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Indigenous AIP submarine in 4 to 5 years: DRDO

Dr A Sivathanu Pilai with the Russian defence minister during the latter's visit to India last week

KOCHI (PTI): The Defence Research Development Organisation (DRDO) hopes to develop an indigenous Air Independent Propulsion (AIP) submarine in four to five years, chief controller, Research and Development, Dr A Sivathanu Pillai has said.

Research and development work was going on at the DRDO Naval Material Research Laboratory (NMRL) in Mumbai to develop hydrogen-based fuel cells for the diesel-powered submarines, Dr Pillai told media persons here.

"NMRL already has developed number of fuel cells," Pillai, who was at Trikkakara near here in connection with a national symposium at the Naval Physical and Oceanographic Laboratory (NPOL), said.

Diesel power submarines will have to surface everyday for air, while the hydrogen-based technology is new and presently not operational anywhere in the world. "It is being developed by one or two countries. We are also going to develop that technology and that will be installed in the diesel submarines," he said.

The hydrogen based technology could enable submarines operate for long duration, may be 20 to 25 days under water, he said.

To a query, he said while Pakistan got AIP developed by France last month under the deal to purchase the Agosta submarines, India would be able to develop the technology indigenously.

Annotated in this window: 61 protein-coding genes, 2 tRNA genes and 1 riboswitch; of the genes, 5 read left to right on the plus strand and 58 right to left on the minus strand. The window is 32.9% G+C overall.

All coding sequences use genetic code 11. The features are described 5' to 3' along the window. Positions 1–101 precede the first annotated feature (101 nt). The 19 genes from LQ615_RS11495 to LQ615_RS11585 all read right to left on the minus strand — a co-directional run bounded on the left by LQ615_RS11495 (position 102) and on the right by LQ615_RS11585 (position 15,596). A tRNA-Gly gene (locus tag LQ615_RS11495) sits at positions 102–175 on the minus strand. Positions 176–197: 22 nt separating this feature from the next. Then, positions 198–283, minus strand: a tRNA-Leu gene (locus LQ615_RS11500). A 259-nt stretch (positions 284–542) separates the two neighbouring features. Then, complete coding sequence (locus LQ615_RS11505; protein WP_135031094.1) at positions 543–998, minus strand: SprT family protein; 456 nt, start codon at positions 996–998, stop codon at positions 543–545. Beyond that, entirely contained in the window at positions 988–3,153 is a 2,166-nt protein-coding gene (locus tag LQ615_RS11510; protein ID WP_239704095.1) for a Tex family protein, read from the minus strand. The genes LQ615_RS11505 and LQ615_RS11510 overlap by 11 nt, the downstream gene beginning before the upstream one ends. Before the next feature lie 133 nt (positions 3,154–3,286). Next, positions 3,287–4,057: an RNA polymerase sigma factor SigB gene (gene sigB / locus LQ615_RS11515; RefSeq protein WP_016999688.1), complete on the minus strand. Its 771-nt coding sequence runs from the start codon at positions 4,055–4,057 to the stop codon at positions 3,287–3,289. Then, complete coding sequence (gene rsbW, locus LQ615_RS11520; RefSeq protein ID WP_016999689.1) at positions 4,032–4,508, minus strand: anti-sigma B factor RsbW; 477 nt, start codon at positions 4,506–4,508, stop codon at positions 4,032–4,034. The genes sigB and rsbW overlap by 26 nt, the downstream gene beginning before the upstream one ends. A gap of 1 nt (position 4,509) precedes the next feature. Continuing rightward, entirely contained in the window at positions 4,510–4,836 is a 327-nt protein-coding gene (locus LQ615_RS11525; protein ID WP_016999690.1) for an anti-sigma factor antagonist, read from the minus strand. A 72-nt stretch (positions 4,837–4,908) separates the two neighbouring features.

India may also go in for AIP system from France or some other countries for the six submarines that are being constructed at Mazgaon. "But, we are not interested in that system and want a better system that is based on hydrogen," Pillai said.

"We have not decided whether we will develop alone or jointly with another country. We are exploring all possibilities," Pillai said. He said work was also going on at Naval Science Technology Laboratory (NSTL) on unmanned underwater vehicles capable of detecting and destroying mines.

Some tests have also been conducted, he said.

"We have to increase its capability with number of censors for surveillance and capability to defuse mines. These are the things we are working on and in another two to three years we will be having the system which could be put in some use," he said.

The induction of supersonic Brahmos missile in Indian Navy has started, Pillai, who is also chief executive of Brahmos Aerospace, said. The submarine version was also ready, he said.

The development of Varunastra, a Heavy Weight Torpedo (HWT) at NSTL, Visakhapatnam, was expected to be completed in two years and this would be used during anti-submarine warfare activities, he said.

He also said "Light Weight Torpedos (LWTs) are essential for dropping from helicopters and we have developed a LWT called TAL and is in production for navy." Pillai said the Seabed Array Technology developed at NOPL here had been tested successfully. It was an important component of a proposed network coastal protection system which would be able to pick up any underwater threat, he said.

"Through seabed array we can protect vital installations like harbour and ships on coast. More than the radar the underwater communication is better," he said.

DRDO was also working on thermal propulsion for torpedo based on gas turbines which would help them go faster than electrical propulsion, he said.

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